How to Protect Yourself from Cybercrime in Nigeria
Cybercrime is a new and ever-present threat to people the world over, and Nigerians aren’t safe from online criminals too.
In fact, Nigeria is the third most targeted country for cybercrime in Africa. Between the first and second quarters of 2021, there was a 32 percent jump in malware in trojan horse attacks in Nigeria.
The world of online crime can feel like a world away from your smartphone and work computer, yet it’s something that can affect nearly everyone.
With a recent speight of cybercrime cases in the country, we’re going to look at the cybercrime landscape and how you can protect yourself.
What is cybercrime?
At its root, cybercrime is any type of crime that can be committed online, through computers, laptops, smartphones, or tablets. Criminals use what they think is the anonymity of the internet to steal money and personal information.
There are lots of different types of cybercrime. Some of the common ones you’ve probably heard of include:
- Phishing, where the criminal tries to get you to reveal personal information by pretending to be your bank, the government, etc.
- Card fraud, when your credit or debit card details are stolen and used to buy things online
- Extortion, which is where the criminal will make threats to try and get you to send money
- Investment fraud, where a criminal makes a fake investment website to convince you to hand over cash to “invest”
- Ransomware, which is when malicious software infects your computer and stops it from working until you pay the criminal a ransom
How does cybercrime affect Nigeria?
We’ve already seen that financial cybercrime is on the uptick in Nigeria, so how does this affect your daily life?
There have been lots of international cybercriminals traced back to Nigeria recently. These include the Economic and Financial Crime Commission (EFCC) arresting a man wanted by the FBI for US$100 million of wire fraud, 120 suspected cybercriminals taken into custody in Ibadan, and the case of a teenager recently sent to jail for impersonating celebrities in an attempt to get money from foreigners.
This may not feel relatable to you, with victims on different continents. However, the prevalence of cybercrime reaches deep into Nigeria, too.
Along with the increase in trojan horse attacks we’ve looked at, another interesting trend in Nigerian cybercrime is a marked reduction in smartphone-based attacks. The mobile threat for Nigerians had actually dropped by 59 percent.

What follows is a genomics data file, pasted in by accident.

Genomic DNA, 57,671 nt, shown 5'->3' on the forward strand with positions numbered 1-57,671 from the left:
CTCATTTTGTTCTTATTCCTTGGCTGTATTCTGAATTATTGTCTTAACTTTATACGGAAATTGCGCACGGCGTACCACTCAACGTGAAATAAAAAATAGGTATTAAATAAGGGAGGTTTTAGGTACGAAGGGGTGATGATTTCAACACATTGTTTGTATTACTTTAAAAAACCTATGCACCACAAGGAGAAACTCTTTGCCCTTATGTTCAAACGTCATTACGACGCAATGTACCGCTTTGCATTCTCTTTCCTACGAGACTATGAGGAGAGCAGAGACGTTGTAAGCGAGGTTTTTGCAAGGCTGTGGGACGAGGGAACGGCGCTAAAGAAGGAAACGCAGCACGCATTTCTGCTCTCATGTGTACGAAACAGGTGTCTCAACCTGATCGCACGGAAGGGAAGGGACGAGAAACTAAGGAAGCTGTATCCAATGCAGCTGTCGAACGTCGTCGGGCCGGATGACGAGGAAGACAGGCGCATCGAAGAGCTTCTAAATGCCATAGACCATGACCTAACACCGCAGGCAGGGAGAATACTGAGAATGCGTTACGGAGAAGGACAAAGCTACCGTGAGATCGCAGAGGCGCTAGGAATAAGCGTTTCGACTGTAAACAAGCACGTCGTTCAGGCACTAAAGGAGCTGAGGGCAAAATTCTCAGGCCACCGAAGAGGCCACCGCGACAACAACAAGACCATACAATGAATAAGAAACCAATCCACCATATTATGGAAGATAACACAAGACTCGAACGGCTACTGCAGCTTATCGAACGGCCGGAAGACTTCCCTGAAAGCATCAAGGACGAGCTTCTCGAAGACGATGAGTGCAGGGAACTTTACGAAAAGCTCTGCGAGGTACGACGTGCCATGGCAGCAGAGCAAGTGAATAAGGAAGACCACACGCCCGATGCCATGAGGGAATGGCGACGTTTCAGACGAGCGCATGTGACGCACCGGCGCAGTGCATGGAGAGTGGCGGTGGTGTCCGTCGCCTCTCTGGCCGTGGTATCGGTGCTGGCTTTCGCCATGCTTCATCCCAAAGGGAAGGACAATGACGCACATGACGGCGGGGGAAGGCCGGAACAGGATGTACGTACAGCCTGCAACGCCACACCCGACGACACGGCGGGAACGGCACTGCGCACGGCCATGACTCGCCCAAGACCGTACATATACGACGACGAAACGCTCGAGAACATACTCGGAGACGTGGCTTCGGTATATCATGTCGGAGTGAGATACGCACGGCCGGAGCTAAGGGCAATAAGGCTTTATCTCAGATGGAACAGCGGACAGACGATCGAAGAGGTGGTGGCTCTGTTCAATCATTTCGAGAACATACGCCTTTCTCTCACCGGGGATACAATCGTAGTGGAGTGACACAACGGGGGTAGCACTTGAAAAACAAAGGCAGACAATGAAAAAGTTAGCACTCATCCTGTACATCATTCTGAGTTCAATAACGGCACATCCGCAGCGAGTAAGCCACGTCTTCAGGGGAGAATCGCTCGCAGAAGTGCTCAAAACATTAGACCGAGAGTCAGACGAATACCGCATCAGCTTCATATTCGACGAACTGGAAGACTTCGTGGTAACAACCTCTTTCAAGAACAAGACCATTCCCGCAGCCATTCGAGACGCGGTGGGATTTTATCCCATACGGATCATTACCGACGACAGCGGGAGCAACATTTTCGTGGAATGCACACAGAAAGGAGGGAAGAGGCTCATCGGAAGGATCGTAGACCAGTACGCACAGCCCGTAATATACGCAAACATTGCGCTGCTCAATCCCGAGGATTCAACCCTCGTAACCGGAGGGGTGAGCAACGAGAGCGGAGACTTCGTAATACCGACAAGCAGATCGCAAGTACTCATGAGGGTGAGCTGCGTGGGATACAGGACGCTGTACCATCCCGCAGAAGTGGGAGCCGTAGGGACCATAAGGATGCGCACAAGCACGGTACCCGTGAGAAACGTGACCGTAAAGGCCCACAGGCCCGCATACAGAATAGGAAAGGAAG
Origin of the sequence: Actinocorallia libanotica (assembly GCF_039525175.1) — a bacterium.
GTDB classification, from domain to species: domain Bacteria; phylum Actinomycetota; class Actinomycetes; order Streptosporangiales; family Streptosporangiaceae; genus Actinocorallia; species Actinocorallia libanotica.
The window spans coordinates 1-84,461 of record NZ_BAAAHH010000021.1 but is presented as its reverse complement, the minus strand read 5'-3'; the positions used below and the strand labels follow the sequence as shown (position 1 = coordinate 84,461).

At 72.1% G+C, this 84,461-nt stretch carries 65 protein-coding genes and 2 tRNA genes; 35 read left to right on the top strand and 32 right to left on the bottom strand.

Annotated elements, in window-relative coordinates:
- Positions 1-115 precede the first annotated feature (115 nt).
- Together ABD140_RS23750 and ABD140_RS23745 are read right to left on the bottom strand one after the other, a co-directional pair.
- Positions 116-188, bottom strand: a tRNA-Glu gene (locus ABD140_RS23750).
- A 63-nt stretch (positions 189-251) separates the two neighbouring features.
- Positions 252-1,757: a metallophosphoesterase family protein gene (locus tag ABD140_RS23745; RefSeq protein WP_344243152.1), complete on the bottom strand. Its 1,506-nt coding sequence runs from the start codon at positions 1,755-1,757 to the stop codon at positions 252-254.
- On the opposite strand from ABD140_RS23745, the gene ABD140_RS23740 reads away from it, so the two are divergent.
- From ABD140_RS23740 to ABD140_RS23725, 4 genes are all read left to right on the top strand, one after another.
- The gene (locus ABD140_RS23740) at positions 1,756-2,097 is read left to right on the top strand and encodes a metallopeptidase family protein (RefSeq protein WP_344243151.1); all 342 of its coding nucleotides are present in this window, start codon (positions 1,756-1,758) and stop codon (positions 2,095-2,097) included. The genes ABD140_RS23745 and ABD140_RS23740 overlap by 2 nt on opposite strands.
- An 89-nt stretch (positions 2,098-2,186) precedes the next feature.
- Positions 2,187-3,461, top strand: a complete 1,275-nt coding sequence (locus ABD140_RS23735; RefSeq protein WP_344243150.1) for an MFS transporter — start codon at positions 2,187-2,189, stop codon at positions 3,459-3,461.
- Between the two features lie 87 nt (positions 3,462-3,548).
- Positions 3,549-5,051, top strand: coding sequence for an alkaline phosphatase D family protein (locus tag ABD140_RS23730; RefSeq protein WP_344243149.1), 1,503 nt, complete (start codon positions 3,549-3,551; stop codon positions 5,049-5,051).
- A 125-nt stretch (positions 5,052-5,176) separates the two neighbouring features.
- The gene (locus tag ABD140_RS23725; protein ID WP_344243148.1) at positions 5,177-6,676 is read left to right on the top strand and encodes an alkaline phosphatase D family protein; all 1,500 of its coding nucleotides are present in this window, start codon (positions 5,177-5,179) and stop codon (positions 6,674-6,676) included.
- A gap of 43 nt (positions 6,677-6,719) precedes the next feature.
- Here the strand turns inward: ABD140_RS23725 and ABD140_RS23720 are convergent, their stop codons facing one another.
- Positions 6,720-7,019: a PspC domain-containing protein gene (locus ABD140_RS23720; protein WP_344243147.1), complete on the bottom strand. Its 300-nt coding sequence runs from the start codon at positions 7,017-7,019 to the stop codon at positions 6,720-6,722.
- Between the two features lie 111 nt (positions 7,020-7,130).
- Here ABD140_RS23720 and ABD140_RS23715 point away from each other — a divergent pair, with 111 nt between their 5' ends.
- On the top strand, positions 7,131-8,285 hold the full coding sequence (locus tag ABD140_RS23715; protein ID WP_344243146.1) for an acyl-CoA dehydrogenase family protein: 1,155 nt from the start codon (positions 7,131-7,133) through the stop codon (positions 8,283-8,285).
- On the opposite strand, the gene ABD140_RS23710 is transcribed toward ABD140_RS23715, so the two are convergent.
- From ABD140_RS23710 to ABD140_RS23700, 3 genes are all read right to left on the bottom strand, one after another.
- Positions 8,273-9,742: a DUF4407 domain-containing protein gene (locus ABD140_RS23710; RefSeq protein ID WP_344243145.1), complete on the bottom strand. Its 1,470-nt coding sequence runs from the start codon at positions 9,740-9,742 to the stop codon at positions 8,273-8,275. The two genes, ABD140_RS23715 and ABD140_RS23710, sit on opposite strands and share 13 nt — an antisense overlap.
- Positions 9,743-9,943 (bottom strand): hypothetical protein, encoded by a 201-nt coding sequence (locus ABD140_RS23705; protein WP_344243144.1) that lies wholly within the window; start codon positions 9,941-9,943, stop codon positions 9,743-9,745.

Even with these positive trends, Nigeria is still in the top ten countries where people are likely to face an attack by mobile malware.
A new wave of cybercrime is also coming to the world and is hitting Nigeria, too. Even if you don’t know exactly what it is, you’ll know that cryptocurrencies such as bitcoin and Ethereum are worth big money.
According to the Head of Cybercrime Unit at the EFCC in Lagos, Whyte Iyowuna Dein, in 2021 0.17 percent of all Nigerian internet users were the target of cryptocurrency scams.
Giving an example of a recent cyber-scam, the Director of the Attorney General Alliance (AGA) Africa, Mr. Marcus Green noted one scheme offering people early access to vaccines if they owned Bitcoin. Most potential victims of the scam were initially contacted on social media like Facebook and Instagram – if you have an account on these sites, you could have fallen victim to it.
On a national scale, it’s estimated that N5.5 trillion has been lost to cybercrime and scams in the last decade. Indeed, 80% of all prosecutions bought by the EFCC were related to cybercrime – a stark figure that will only increase.
5 ways to protect yourself from cybercrime
It’s not all doom and gloom on the internet – there are lots of ways you can protect yourself, too. Here are five ways to can be proactive about your personal cybersecurity.
1. Be aware of security procedures
Cybercrime like phishing or confidence scams make you think you’re really dealing with your bank, for example. They trick you into giving out your personal security like PIN numbers and access codes. Make sure you know your bank’s security processes and never step out of line from them.
2. Use a VPN
You can stop cybercriminals from putting malicious software – known as malware – onto your computer and then tracking your activity by using a VPN. This simple online tool can mask your real location from the internet so you can have a level of anonymity. You can download a VPN and test for yourself how easy they are to set up.
3. Use other extra security measures
As well as protecting your internet access in general, you can make use of all the security features your apps and social accounts offer. Most platforms now offer two-factor authentication, or 2fa, where you enter a code from another app or an SMS to confirm it’s you.
4. Take your time online
One of the ways cybercriminals will catch you out is by creating a false sense of urgency. Always give yourself time to cool off when making a decision online, whether that’s whether to click on a link in an email or to send money to a website offering quick returns. Give yourself time to think it through and see if it feels too good to be true.
5. Download from reliable places
Avoid downloading apps from websites you find by clicking on ads or links online. Apple’s App Store and Android’s Play Store should only have secure, non-dangerous apps available. When you need to download something for your computer, be sure you trust the link source and don’t click on ads to get there.
Cybercrime can seem like a scary world of hackers and code, but it can be very real and affects Nigerians every day. You can take simple steps to keep yourself safe online and help you avoid losing your money and your pride.